The project was conducted in the following phases:

  1. Preliminary Target Mapping and Field Verification: Project staff identified and verified potential wildlife underpass sites before prioritizing potential sites using “hotspot” mapping, which identifies locations with higher numbers of reptile and SAR observations and/or where two wetlands abut a road and a stream “dissects” the roadway. These sites were analyzed in terms of priority (based on numbers of turtles and numbers of mortalities), and for feasibility based on whether culverts or bridges were present. Other sites were flagged for in situ reconnaissance and overall verification of feasibility.
  2. Active Onsite Mitigation and Research / Recruitment and Training of Road Survey Staff and Volunteers (Mitigation, Research, and Incubation): Project staff engaged in outreach, awareness campaigns, and volunteer recruitment for select road survey and “crossing guard” locations, working to fill gaps around areas already cared for by other regional conservation partners. Surveys included recording body condition, sex, age classes, location, and search effort. Data was used to inform population trend analyses (long term) and for hotspot analyses. Staff excavated turtle nests under wildlife permits, then incubated and released hatchlings back to nest sites to support populations. Volunteers alerted staff to nests, as did the public.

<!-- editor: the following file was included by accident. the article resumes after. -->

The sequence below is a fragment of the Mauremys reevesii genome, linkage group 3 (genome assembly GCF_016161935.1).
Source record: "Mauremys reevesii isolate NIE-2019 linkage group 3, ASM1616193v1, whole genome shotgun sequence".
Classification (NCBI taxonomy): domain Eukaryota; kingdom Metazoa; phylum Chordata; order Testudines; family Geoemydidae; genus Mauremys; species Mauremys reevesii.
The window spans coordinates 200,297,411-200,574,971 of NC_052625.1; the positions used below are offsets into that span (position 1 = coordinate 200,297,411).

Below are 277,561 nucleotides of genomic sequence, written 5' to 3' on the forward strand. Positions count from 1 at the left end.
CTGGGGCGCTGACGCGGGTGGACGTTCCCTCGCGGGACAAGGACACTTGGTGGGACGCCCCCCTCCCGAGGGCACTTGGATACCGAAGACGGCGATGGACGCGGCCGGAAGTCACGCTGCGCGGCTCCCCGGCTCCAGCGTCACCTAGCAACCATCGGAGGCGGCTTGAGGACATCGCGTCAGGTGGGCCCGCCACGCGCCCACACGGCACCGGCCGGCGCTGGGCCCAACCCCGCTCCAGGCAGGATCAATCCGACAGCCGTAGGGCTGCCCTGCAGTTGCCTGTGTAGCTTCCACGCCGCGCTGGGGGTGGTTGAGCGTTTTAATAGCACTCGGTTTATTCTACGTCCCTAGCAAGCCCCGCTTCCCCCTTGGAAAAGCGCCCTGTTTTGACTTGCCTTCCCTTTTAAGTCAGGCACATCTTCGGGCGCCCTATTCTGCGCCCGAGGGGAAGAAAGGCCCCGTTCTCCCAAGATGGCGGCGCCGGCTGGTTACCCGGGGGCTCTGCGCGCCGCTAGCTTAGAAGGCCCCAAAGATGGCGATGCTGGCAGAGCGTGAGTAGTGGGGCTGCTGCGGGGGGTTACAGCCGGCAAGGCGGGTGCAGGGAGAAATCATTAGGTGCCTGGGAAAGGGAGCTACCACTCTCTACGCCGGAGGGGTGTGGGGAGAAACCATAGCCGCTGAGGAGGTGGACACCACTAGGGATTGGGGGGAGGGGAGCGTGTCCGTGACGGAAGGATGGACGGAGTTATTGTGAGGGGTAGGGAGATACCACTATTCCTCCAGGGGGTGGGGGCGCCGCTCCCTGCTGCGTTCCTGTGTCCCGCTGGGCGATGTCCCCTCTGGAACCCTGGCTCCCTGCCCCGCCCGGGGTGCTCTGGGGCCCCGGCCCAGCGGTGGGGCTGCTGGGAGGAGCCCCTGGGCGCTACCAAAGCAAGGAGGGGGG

3. Related Underpass Feasibility Assessments: Project staff progressed underpass feasibility assessments related to phase 1 (see presentation), which included prioritizations and identifying data gaps.
  4. Underpass Material Sourcing and Preparation: In anticipation of site selection for the underpass installation, project staff sourced materials and prepared equipment. This effort also produced 230m of exclusion fencing for potential mitigation sites.
  5. Underpass Site Selection, Installation, and Adaptive Management: In this phase, staff selected the final underpass location from a shortlist of 5 possible sites, procured the permits necessary to install the underpass, and completed the installation. This involved transporting barrels to site, preparing the site using a combination of mini-excavator, and hand digging to install exclusion steel barrel fencing in four strategic sections along the underpass project area.